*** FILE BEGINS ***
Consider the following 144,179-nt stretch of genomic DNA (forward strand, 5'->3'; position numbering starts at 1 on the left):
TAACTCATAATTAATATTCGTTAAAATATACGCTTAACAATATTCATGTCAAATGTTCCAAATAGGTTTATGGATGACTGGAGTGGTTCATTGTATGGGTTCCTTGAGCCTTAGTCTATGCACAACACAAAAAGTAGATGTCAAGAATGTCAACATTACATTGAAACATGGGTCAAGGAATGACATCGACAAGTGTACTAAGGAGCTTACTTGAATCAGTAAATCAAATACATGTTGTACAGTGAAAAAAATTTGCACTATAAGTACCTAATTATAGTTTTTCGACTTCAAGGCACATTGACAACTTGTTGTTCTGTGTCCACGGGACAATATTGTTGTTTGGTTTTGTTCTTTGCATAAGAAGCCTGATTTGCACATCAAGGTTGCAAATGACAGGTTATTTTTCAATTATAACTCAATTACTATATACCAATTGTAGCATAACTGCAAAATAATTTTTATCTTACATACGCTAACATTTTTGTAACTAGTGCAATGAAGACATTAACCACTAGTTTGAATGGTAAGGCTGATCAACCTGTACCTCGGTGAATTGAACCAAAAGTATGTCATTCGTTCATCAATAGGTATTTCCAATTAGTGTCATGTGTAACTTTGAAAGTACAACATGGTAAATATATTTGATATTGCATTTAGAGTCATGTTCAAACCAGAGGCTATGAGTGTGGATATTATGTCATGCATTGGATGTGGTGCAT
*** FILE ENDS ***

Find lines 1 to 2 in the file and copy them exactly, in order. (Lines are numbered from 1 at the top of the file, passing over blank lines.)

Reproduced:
Consider the following 144,179-nt stretch of genomic DNA (forward strand, 5'->3'; position numbering starts at 1 on the left):
TAACTCATAATTAATATTCGTTAAAATATACGCTTAACAATATTCATGTCAAATGTTCCAAATAGGTTTATGGATGACTGGAGTGGTTCATTGTATGGGTTCCTTGAGCCTTAGTCTATGCACAACACAAAAAGTAGATGTCAAGAATGTCAACATTACATTGAAACATGGGTCAAGGAATGACATCGACAAGTGTACTAAGGAGCTTACTTGAATCAGTAAATCAAATACATGTTGTACAGTGAAAAAAATTTGCACTATAAGTACCTAATTATAGTTTTTCGACTTCAAGGCACATTGACAACTTGTTGTTCTGTGTCCACGGGACAATATTGTTGTTTGGTTTTGTTCTTTGCATAAGAAGCCTGATTTGCACATCAAGGTTGCAAATGACAGGTTATTTTTCAATTATAACTCAATTACTATATACCAATTGTAGCATAACTGCAAAATAATTTTTATCTTACATACGCTAACATTTTTGTAACTAGTGCAATGAAGACATTAACCACTAGTTTGAATGGTAAGGCTGATCAACCTGTACCTCGGTGAATTGAACCAAAAGTATGTCATTCGTTCATCAATAGGTATTTCCAATTAGTGTCATGTGTAACTTTGAAAGTACAACATGGTAAATATATTTGATATTGCATTTAGAGTCATGTTCAAACCAGAGGCTATGAGTGTGGATATTATGTCATGCATTGGATGTGGTGCAT